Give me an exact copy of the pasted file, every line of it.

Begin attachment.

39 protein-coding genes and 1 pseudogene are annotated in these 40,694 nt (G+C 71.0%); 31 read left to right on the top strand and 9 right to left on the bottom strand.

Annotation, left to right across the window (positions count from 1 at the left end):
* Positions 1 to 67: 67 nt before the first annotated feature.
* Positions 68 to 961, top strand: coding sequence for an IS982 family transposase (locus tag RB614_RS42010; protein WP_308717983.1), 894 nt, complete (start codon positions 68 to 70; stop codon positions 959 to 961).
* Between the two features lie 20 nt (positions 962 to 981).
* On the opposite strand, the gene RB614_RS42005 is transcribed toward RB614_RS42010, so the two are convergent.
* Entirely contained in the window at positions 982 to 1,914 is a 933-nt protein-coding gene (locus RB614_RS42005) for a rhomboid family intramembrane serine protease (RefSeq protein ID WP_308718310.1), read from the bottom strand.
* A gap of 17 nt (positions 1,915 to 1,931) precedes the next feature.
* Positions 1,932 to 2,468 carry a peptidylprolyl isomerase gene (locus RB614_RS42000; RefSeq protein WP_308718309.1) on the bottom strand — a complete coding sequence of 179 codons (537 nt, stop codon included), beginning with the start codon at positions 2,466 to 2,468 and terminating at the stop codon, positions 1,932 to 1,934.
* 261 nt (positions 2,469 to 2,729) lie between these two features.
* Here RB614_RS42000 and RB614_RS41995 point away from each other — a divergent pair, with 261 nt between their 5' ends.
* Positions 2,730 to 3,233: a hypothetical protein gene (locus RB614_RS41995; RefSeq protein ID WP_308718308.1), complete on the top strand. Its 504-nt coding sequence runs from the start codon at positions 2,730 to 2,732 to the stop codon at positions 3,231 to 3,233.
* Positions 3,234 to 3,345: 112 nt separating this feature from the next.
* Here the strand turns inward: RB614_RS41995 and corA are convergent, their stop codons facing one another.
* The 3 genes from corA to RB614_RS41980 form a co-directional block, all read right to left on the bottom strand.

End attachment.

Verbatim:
39 protein-coding genes and 1 pseudogene are annotated in these 40,694 nt (G+C 71.0%); 31 read left to right on the top strand and 9 right to left on the bottom strand.

Annotation, left to right across the window (positions count from 1 at the left end):
* Positions 1 to 67: 67 nt before the first annotated feature.
* Positions 68 to 961, top strand: coding sequence for an IS982 family transposase (locus tag RB614_RS42010; protein WP_308717983.1), 894 nt, complete (start codon positions 68 to 70; stop codon positions 959 to 961).
* Between the two features lie 20 nt (positions 962 to 981).
* On the opposite strand, the gene RB614_RS42005 is transcribed toward RB614_RS42010, so the two are convergent.
* Entirely contained in the window at positions 982 to 1,914 is a 933-nt protein-coding gene (locus RB614_RS42005) for a rhomboid family intramembrane serine protease (RefSeq protein ID WP_308718310.1), read from the bottom strand.
* A gap of 17 nt (positions 1,915 to 1,931) precedes the next feature.
* Positions 1,932 to 2,468 carry a peptidylprolyl isomerase gene (locus RB614_RS42000; RefSeq protein WP_308718309.1) on the bottom strand — a complete coding sequence of 179 codons (537 nt, stop codon included), beginning with the start codon at positions 2,466 to 2,468 and terminating at the stop codon, positions 1,932 to 1,934.
* 261 nt (positions 2,469 to 2,729) lie between these two features.
* Here RB614_RS42000 and RB614_RS41995 point away from each other — a divergent pair, with 261 nt between their 5' ends.
* Positions 2,730 to 3,233: a hypothetical protein gene (locus RB614_RS41995; RefSeq protein ID WP_308718308.1), complete on the top strand. Its 504-nt coding sequence runs from the start codon at positions 2,730 to 2,732 to the stop codon at positions 3,231 to 3,233.
* Positions 3,234 to 3,345: 112 nt separating this feature from the next.
* Here the strand turns inward: RB614_RS41995 and corA are convergent, their stop codons facing one another.
* The 3 genes from corA to RB614_RS41980 form a co-directional block, all read right to left on the bottom strand.